Basics of a Broken Collarbone
The collarbone – also known by its formal name, the clavicle – is one of the largest bones in the shoulder. It connects the ribcage to the shoulder blade and helps your arms move. As with any bone, it is vulnerable to fractures through trauma. These can include a fall, a collision, or a sports-related injury. These types of injuries are not uncommon. The American Academy of Orthopedic Surgeons estimates that around 5% of all adult fractures are related to a broken collarbone. Read on to learn about the causes, risk factors, and treatment options for a broken collarbone, as well as what we do at 3D Sports Medicine to treat this type of injury. If you suffer a traumatic injury and think you have broken or injured your collarbone, call us at 3D Sports Medicine or, if it’s after hours, go to the emergency room immediately. It’s essential to start treating the injury as soon as possible.
Who’s At Risk?
Young people are at the highest risk for a broken collarbone, for a few reasons. First of all, the collarbone doesn’t finish fully developing until age 20. This means that children and teenagers have softer collarbones that are more susceptible for injury. Second, many collarbone injuries are caused by direct trauma, which in turn can often be caused by contact sports. This makes youth sports – particularly those with full contact like lacrosse and football – a particularly dangerous source of clavicle fractures.
Although children and teenagers under 20 years of age are at the most risk for collarbone injuries, older adults are susceptible as well. Just as the collarbone is under-developed in young people, it becomes brittle and easily broken in adults over age 70. In older people, collarbone injuries are most often caused by things like collisions or falls. Though these are the most common age groups for these types of injuries, anyone can suffer a collarbone fracture.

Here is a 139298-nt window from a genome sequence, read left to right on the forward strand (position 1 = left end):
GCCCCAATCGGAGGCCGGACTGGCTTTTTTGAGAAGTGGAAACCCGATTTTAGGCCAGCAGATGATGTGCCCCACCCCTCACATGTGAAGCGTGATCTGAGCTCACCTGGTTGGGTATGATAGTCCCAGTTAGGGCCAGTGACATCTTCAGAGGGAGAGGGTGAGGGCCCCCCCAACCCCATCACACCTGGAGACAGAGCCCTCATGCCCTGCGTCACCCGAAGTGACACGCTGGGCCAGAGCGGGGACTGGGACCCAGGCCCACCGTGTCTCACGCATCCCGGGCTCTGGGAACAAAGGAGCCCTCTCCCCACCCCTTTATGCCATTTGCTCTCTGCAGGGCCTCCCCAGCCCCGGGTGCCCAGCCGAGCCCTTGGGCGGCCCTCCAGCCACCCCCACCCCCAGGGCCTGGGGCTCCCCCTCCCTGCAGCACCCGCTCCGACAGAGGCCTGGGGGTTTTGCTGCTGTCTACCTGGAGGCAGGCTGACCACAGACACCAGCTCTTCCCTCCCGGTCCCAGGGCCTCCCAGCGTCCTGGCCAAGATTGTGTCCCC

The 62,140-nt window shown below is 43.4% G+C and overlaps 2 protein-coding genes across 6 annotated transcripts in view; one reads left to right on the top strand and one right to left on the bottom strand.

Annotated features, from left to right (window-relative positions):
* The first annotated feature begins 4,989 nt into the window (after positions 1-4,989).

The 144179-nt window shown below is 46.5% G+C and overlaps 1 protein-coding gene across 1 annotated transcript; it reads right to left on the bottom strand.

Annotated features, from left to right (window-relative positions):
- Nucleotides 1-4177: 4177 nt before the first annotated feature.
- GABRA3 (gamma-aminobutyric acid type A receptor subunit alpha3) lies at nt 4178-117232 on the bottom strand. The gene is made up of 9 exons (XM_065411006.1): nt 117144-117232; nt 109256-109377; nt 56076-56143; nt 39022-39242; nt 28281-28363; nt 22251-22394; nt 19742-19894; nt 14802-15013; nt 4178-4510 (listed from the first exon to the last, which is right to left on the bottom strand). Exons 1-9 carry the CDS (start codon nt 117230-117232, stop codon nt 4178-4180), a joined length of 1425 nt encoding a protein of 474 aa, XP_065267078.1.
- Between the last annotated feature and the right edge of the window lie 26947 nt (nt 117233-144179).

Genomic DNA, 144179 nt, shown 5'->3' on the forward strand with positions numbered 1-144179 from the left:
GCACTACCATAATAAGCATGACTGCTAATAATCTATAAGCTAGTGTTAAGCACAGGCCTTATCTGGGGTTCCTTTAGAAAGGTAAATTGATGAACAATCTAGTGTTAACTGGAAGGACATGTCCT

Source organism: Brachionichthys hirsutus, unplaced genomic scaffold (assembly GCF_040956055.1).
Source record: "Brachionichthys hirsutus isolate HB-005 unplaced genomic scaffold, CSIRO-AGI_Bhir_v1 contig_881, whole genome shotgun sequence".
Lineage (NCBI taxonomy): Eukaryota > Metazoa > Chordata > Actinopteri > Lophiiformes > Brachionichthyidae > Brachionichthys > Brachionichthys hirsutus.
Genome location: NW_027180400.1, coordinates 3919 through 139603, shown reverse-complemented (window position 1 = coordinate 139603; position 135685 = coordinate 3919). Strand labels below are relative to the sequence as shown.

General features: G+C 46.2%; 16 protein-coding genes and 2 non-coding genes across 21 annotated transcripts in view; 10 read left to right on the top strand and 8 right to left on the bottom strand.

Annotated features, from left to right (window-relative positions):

Symptoms of a Broken Collarbone
The American Academy of Orthopedic Surgeons writes that the most common symptoms of a broken collarbone include:
- A bump or protrusion at the point of injury, that could look like a “tenting” of the skin
- A bruise or swelling at the point of injury
- Severe pain throughout the collarbone and arm, that prevents you from lifting your arm
- Stiffness in the shoulder or arm area, preventing you from moving your shoulder
- A grinding sound in your shoulder when you try to move it
To confirm a broken collarbone, 3D Sports Medicine will take an X-ray of your clavicle. If more information is necessary, Dr. Dominguez may order a CT scan. We’ll also perform a detailed physical examination to make sure there are no other injuries or complications related to the broken collarbone.
Treatment: Where 3D Sports Medicine Comes In
As with any injury, treatment for a broken collarbone depends on the severity of the trauma. The Mayo Clinic recommends that all treatments include restricting movement of the collarbone using a sling, medication, and physical therapy. Medications include pain relievers, anti-inflammatory agents, or in more severe cases, prescription narcotics. Physical therapy is essential in regaining strength and motion in your arm and collarbone, and should begin as soon as possible. The extent of the therapy varies based on the injury – Dr. Dominguez will decide what’s best. If the broken collarbone cannot be treated with these options, then a routine surgical procedure may be necessary. These procedures usually involve inserting a plate or screw to keep the broken collarbone in place.
At 3D Sports Medicine, we specialize in treating traumatic fractures. Dr. Dominguez worked as an orthopedic traumatologist in Melbourne prior to specializing in sports medicine. This work gave him invaluable experience working with traumatic injuries, including broken collarbones and other fractures. For conventional collarbone injuries, we have state-of-the-art casting and splinting treatments. For more complex fractures, Dr. Dominguez may perform a minimally invasive surgery. For more information, see our Orthopedic Services page.
If you believe you may have injured or broken your collarbone, call 3D Sports Medicine for an appointment right away. (321) 610-8939.